What was that about RE getting cheaper all the time?

A bit of a jolt from Tesla.

Elon Musk’s 2019 proclamation that Tesla’s integrated solar roof would grow “like kelp on steroids” is looking more optimistic than ever this week, with reports emerging in the US that the company has jacked up the price of the integrated PV tiles in its home market – and not just for new customers.

US Tesla customers have told various sources over the past few weeks about drastic and unexpected price increases on existing Solar Roof orders, adding between $SU20,000 and $30,000 to the cost of installation – an eye-watering extra hit that appears to come down to a combination of increased component costs and increased cost of installation.

The unceremonious price hike adds a new chapter to the troubled history of Tesla’s solar roof, which has been taking two steps forward and three steps back since its inception in 2016.

As One Step has reported, in Australia, the product is nowhere to be seen, despite having opened to orders – with a $1000 deposit – over a year ago. In response to an inquiry through the Tesla Australia website, One Step was told that the Solar Roof could still be 12 to 24 months away from being available.

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8 Responses to What was that about RE getting cheaper all the time?

  1. Jock says:

    A friend was telling me about his local club. Its very successful and its managed very well. But they put hundreds of solar panels on the roof a few years ago to save on electricity. However they now need to replace the substantial roof. And guess what? The cost of taking the panels down and then putting them back up is very very expensive. I suspect the supposed savings made will be gone very quickly and then some. I asked him whether the club had made provisions for getting rid of them. Chirrups! Without the subsidies they would never have been purchased.

  2. exsteelworker says:

    Wait until the bill comes in when its time to get rid of your old solar panels. Fee for tyre’s is $5 bucks each. Can anyone guess how much the solar panel disposal fee will be. Im guessing about $1000 plus per panel easy. Renewables will be the new asbestos of the future.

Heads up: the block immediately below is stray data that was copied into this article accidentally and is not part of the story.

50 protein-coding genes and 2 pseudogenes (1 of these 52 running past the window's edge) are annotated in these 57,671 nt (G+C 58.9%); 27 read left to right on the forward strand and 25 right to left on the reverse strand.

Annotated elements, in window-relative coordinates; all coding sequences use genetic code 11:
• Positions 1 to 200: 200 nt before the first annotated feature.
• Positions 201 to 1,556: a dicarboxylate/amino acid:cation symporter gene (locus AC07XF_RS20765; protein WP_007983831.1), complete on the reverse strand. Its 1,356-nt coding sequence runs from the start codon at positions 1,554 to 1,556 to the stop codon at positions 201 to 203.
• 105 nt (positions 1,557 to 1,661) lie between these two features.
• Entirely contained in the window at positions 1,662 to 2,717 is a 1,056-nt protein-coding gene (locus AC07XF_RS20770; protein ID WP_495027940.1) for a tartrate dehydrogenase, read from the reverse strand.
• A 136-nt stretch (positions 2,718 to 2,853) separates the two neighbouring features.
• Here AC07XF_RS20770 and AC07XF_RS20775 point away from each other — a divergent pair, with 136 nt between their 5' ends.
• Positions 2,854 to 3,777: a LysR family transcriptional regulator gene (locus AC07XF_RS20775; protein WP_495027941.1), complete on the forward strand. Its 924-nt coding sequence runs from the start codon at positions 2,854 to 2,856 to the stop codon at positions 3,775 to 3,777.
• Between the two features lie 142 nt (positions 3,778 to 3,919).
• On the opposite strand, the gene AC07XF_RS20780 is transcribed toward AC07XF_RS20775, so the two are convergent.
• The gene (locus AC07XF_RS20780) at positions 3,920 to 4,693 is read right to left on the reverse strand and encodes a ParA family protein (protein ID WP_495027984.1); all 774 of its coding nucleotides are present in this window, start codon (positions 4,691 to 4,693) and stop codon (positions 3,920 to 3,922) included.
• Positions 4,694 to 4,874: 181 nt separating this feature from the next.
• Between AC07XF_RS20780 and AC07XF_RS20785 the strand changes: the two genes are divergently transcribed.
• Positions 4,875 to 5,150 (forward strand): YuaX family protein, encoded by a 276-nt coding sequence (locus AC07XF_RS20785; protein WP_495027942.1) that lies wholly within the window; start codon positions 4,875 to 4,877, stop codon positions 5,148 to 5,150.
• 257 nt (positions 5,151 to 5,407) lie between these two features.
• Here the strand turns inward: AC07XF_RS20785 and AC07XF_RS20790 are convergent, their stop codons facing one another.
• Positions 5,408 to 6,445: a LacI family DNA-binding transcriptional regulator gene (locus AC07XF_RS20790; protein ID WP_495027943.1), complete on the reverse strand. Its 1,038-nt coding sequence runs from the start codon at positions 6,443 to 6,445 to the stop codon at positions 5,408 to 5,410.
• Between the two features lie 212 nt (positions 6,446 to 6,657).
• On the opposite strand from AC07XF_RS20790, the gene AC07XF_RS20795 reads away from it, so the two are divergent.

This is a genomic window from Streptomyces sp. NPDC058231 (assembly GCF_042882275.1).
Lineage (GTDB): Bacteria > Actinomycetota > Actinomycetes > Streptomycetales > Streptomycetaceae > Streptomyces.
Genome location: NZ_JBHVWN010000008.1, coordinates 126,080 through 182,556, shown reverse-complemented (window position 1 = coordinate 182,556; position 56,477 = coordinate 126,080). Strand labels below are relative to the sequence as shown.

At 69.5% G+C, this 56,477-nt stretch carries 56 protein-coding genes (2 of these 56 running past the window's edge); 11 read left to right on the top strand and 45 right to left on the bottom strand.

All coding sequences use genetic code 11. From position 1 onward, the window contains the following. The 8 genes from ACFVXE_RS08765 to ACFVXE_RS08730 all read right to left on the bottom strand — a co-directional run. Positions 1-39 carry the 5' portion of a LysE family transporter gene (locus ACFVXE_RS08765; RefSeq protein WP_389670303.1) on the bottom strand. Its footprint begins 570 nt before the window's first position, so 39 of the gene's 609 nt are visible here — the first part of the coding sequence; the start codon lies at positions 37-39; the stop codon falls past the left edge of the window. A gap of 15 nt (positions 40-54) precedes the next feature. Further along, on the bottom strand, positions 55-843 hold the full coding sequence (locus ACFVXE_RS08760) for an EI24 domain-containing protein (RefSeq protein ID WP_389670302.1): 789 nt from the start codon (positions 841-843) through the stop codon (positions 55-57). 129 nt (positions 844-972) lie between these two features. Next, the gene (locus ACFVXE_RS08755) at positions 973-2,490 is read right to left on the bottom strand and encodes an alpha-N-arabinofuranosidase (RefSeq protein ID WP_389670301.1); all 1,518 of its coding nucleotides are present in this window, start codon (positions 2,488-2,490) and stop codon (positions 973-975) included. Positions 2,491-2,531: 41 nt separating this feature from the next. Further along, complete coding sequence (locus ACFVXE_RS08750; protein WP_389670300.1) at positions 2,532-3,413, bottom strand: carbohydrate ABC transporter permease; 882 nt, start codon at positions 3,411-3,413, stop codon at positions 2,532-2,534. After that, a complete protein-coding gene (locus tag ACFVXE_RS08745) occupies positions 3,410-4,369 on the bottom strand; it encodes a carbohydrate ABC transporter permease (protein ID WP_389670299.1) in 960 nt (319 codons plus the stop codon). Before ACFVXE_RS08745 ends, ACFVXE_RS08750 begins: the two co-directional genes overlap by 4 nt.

3. Entropy says:

    Wouldn’t it be cheaper to integrate a bunch of solar panels into a colourbond sheet? It would certainly lower the install cost, although it would weigh a bit.

  4. Snoopy says:

    Elon Musk’s 2019 proclamation that Tesla’s integrated solar roof would grow “like kelp on steroids” is looking more optimistic than ever this week, with reports emerging in the US that the company has jacked up the price of the integrated PV tiles in its home market – and not just for new customers.

    Until this is confirmed by reneweconomy.com.au I won’t believe it. Sorry.

  5. Squirrel says:

    This wonderfully inconvenient truth will, of course, be completely ignored by the MSM.

  6. Rockdoctor says:

    exsteel worker, I’d say there’ll be a lot of fly tipping as well.

  7. RobK says:

    Entropy,
    Wouldn’t it be cheaper to integrate a bunch of solar panels into a colourbond sheet?
    Most colourbond has an anti-condensation blanket under it so there’s little cooling. The corrugations orientation is also an issue. I think Musks roof tiles still need a bit of work in the design department.
    In the US thinfilm PV coating on windows is pretty popular.

  8. Brian Taylor says:

    What a joke! Solar roof tiles? Yeah right. Every other company that has tried them has stopped trying them. Some reasons:
    1. The entire roof has to be wired so that the tiles can be plugged in. This raises concerns for water egress, corrosion, fires from electrical shorts, etc.
    2. Current roofs allow for considerable movement in rafters, tiles, battens, mounting points, etc. Glass tiles on glass tiles won’t be so tolerant of deviations.
    3. Glass tiles are incredibly slippery. An installer who slips will invariably break tiles.
    4. Roof tilers can throw tiles from the ground to catchers on the roof. The expense of handling solar tiles onto a roof won’t be minuscule.
    5. Will probably be able to identify bad solar tiles with an IR camera, but try changing out one or two tiles on a slippery roof.
    6. When installers put on a concrete or clay tile roof, they stack tiles in small lots in advance. Unlikely they’ll be able to do this with glass tiles.

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